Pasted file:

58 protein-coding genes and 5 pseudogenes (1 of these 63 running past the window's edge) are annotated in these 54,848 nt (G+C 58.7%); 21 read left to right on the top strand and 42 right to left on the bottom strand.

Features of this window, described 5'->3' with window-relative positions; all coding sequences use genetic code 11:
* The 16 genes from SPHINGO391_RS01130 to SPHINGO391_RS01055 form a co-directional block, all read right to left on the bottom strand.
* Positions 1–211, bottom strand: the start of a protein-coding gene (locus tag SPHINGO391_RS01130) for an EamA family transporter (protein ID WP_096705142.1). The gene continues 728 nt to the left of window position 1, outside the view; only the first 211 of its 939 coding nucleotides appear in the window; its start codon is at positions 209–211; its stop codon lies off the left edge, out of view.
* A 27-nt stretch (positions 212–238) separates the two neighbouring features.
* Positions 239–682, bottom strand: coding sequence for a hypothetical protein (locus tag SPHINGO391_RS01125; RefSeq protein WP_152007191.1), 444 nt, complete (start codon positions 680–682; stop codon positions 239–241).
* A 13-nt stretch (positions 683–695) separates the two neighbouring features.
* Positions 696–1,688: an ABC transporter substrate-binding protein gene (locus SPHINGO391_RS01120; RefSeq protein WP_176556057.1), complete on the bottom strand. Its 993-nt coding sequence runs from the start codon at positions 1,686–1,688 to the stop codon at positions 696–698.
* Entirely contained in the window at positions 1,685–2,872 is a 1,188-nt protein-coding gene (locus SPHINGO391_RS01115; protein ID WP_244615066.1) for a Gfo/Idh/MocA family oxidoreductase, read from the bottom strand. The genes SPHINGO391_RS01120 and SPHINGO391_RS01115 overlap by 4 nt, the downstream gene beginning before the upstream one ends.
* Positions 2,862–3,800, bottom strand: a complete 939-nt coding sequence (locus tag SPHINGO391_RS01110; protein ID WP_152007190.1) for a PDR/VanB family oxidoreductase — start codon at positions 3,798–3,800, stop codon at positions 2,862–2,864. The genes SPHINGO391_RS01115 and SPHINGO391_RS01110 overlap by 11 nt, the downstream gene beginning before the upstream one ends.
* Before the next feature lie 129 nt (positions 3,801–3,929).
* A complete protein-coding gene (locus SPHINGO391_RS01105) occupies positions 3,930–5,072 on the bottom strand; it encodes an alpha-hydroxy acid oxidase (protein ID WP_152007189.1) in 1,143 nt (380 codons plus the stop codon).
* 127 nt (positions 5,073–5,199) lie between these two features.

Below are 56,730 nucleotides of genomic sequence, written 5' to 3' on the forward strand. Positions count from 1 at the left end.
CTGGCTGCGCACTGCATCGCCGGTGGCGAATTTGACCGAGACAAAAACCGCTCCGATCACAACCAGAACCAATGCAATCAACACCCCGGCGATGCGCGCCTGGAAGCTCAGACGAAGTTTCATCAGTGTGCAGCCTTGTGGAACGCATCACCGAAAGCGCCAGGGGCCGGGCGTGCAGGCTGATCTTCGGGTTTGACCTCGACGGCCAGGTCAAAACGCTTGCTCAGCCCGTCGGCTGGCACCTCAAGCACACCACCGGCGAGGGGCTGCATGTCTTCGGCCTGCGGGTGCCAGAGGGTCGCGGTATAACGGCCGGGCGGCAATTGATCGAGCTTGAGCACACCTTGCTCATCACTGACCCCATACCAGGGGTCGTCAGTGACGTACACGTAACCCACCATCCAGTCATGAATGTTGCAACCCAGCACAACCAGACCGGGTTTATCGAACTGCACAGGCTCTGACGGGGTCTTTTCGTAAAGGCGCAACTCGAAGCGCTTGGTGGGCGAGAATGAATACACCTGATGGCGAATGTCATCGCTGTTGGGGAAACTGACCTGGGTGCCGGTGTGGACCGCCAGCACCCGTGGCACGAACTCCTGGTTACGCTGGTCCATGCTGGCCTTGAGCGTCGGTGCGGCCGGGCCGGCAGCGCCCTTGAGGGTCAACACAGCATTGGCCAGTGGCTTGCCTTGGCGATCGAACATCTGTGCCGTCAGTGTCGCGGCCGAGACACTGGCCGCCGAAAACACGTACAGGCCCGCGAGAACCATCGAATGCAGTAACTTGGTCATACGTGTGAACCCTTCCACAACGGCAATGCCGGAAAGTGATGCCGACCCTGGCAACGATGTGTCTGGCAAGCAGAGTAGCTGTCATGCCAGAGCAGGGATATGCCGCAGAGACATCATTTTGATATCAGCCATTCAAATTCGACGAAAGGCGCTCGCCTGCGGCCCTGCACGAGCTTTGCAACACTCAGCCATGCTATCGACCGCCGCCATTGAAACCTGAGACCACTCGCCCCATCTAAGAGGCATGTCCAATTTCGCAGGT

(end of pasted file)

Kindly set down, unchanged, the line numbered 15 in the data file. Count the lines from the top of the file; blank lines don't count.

CTGGCTGCGCACTGCATCGCCGGTGGCGAATTTGACCGAGACAAAAACCGCTCCGATCACAACCAGAACCAATGCAATCAACACCCCGGCGATGCGCGCCTGGAAGCTCAGACGAAGTTTCATCAGTGTGCAGCCTTGTGGAACGCATCACCGAAAGCGCCAGGGGCCGGGCGTGCAGGCTGATCTTCGGGTTTGACCTCGACGGCCAGGTCAAAACGCTTGCTCAGCCCGTCGGCTGGCACCTCAAGCACACCACCGGCGAGGGGCTGCATGTCTTCGGCCTGCGGGTGCCAGAGGGTCGCGGTATAACGGCCGGGCGGCAATTGATCGAGCTTGAGCACACCTTGCTCATCACTGACCCCATACCAGGGGTCGTCAGTGACGTACACGTAACCCACCATCCAGTCATGAATGTTGCAACCCAGCACAACCAGACCGGGTTTATCGAACTGCACAGGCTCTGACGGGGTCTTTTCGTAAAGGCGCAACTCGAAGCGCTTGGTGGGCGAGAATGAATACACCTGATGGCGAATGTCATCGCTGTTGGGGAAACTGACCTGGGTGCCGGTGTGGACCGCCAGCACCCGTGGCACGAACTCCTGGTTACGCTGGTCCATGCTGGCCTTGAGCGTCGGTGCGGCCGGGCCGGCAGCGCCCTTGAGGGTCAACACAGCATTGGCCAGTGGCTTGCCTTGGCGATCGAACATCTGTGCCGTCAGTGTCGCGGCCGAGACACTGGCCGCCGAAAACACGTACAGGCCCGCGAGAACCATCGAATGCAGTAACTTGGTCATACGTGTGAACCCTTCCACAACGGCAATGCCGGAAAGTGATGCCGACCCTGGCAACGATGTGTCTGGCAAGCAGAGTAGCTGTCATGCCAGAGCAGGGATATGCCGCAGAGACATCATTTTGATATCAGCCATTCAAATTCGACGAAAGGCGCTCGCCTGCGGCCCTGCACGAGCTTTGCAACACTCAGCCATGCTATCGACCGCCGCCATTGAAACCTGAGACCACTCGCCCCATCTAAGAGGCATGTCCAATTTCGCAGGT